New JOBS Act brings Crowdfunding to Start-up Companies
With President Obama signing the Jumpstart Our Business Startups (JOBS) Act on April 5, the word “crowdfunding” is getting a lot of attention by start-up companies and potential investors. Just what is crowdfunding? Generally, it is a process whereby an individual or start-up company uses the internet and social media to raise capital in relatively small amounts from a large number of people. This potentially game-changing way to raise capital will now be governed under the new Act.
Title III of the Act creates a new exemption under Section 4 of the Securities Act for crowdfunding offerings as long as certain criteria are met. They are:
(A) no more than $1,000,000 is raised via crowdfunding in any 12 month period; and
(B) no single investor invests more than a specified amount in the offering, namely:
i. the greater of $2,000 or 5% of the annual income or net worth of the investor, as applicable, if the investor has annual income or net worth of less than $100,000; or
ii. 10% of the annual income or net worth of the investor, as applicable, if either the annual income or net worth of the investor is equal to more than $100,000, capped at a max of $100,000 invested.
(C) the offering is conducted through a registered broker or “funding portal”; and
(D) the issuer complies with certain other requirements that are detailed in the Act.
For example, an investor who makes $30,000 per year (or who has $30,000 in net worth) can invest up to $2000 in crowdfunding campaigns in a given year. If an investor’s income or net worth is $80,000, then he/she can invest up to $4,000. With an annual income or net worth of $100,000 or more, then he/she can invest 10% of his/her annual income/net worth, up to a maximum of $100,000 (in the case that their income or net worth is $1,000,000).
Like most issues, crowdfunding has its supporters as well as its critics. A few of the pros of crowdfunding include:
More money for startups. Unquestionably, the greatest benefit for new businesses is that they can raise money from anyone. The general public can also benefit. If you really like a particular company, you might want to invest in it. Before the JOBS Act you couldn’t; now you just might be able to do so.
More investors jumping into the pool. Crowdfunding might encourage accredited investors to get more active with startups; currently fewer than 5% of them do. And crowdfunded opportunities might be the easy, low-risk investment that inexperienced investors unaccustomed to startups will use to become comfortable putting money into all startup vehicles. Thus, the JOBS Act might eventually increase the amount of capital available for private businesses of all sizes.
Less onerous Sarbanes-Oxley paperwork. For companies ready to go public, the JOBS Act streamlines the process. Some firms, like those with under $1 billion in revenues, can now go public without following all the Sarbanes-Oxley compliance and disclosure regulations, at least for the first five years on the public markets. Avoiding these expensive and burdensome regulations can help young companies conserve their cash while safeguarding sensitive information or trade secrets during the ramp up to IPO. This should be a benefit to strong but small companies as they access the public market.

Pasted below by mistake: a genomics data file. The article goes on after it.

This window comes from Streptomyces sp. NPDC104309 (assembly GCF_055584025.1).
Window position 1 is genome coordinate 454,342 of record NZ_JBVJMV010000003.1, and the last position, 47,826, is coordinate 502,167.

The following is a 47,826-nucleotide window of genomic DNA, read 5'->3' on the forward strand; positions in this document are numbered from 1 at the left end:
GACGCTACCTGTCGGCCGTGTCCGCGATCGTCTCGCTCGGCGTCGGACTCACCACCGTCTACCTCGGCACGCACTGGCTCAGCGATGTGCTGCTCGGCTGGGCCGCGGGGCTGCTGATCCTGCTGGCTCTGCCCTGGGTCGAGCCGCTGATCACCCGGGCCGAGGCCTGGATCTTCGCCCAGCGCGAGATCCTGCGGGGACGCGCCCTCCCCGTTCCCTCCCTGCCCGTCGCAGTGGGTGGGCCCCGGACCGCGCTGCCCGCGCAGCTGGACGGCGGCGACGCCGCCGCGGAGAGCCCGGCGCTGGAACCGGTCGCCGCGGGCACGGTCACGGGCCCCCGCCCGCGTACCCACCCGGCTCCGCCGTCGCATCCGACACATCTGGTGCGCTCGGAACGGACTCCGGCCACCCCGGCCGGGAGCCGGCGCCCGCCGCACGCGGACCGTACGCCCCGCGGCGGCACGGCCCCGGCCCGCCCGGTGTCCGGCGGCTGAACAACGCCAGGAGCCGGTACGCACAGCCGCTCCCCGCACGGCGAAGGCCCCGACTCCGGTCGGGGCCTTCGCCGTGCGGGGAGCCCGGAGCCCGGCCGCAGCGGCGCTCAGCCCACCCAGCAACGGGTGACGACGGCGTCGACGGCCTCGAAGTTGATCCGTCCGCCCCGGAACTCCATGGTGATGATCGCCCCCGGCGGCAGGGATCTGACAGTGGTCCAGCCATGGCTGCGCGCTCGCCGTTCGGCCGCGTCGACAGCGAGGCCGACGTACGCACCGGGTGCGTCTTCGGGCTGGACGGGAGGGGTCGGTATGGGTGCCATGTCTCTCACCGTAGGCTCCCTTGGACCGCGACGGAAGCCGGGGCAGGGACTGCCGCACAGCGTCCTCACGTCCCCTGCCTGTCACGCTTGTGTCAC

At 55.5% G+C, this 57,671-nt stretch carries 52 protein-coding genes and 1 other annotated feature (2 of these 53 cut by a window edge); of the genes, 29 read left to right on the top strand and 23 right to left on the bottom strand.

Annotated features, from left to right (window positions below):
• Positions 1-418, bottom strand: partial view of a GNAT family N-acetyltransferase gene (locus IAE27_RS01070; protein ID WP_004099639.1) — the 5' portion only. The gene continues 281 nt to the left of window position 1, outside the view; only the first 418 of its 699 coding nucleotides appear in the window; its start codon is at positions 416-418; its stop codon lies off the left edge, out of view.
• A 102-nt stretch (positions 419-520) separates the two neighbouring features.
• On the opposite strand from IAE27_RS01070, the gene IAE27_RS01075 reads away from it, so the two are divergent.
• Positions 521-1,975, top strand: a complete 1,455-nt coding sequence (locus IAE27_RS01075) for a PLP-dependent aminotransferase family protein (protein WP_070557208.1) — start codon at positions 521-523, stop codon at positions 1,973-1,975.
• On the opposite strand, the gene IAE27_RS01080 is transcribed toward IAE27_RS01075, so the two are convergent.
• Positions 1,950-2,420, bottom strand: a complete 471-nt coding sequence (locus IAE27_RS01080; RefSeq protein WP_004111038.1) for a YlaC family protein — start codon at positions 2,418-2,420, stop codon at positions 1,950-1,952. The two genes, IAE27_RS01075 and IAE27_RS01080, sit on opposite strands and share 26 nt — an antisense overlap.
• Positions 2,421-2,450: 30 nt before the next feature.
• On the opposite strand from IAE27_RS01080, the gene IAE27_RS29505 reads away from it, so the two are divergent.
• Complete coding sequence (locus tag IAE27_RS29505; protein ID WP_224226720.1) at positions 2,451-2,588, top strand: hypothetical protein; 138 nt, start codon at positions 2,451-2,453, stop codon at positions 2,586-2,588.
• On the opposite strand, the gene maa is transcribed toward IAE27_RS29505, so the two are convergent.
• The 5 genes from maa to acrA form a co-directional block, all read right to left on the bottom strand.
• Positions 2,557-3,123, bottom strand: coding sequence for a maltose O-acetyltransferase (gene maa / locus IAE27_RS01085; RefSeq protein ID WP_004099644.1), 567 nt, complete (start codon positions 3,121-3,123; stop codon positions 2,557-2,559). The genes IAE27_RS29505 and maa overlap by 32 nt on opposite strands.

On the other hand, crowdfunding has some drawbacks:
A field day for scammers. Where there's money, there's fraud. Not every business seeking crowdfunding dollars will be legitimate, but it may not be easy to tell the difference between scams and real startups. Self-regulation in the crowdfunding arena will be critical and several groups are working to come up with methods to prevent crowdfund investors from getting bilked. There's a 270-day initial regulation-writing period during which this is all supposed to get sorted out. It won't be easy, and it may not be possible to foresee all the clever ways scammers will be able to rip people off.
Nanna might lose her retirement nest egg . For new, inexperienced investors, crowdfunding may be a nightmare. Most businesses fail, and all the money in the world won’t change that. While there are limits to the amounts that an individual can invest and thus lose, many unsavvy investors still won’t be prepared to see their investments, no matter how small, wiped out.
Investors will still have to do their own due diligence. While there are already many directories and "portals" of crowdfunding opportunities, they are all severely limited as to the information they can reveal to users. They cannot make recommendations on investments so they cannot rank companies, score opportunities, or offer editorial advice. Companies will be able to put their information out to consumer investors, but it will be difficult for investors to rate the companies against each other.
Companies must go through an intermediary (a “funding portal”) to crowdfund, and those intermediaries must be registered with the Securities Exchange Commission. Eight crowdfunding sites to watch include: Kickstarter, Crowdtilt, AngelList, Crowdfunder, WeFunder, Indiegogo, MicroVentures, and SecondMarket.
Start-up companies and investors interested in crowdfunding will be well advised to carefully consider its immediate and long-term implications. For more information and analysis on crowdfunding, including requirements applicable to funding portals, we suggest the following links: http://us.practicallaw.com and http://fundinglaunchpad.com/2012/04/investment-crowdfunding-legislation-review/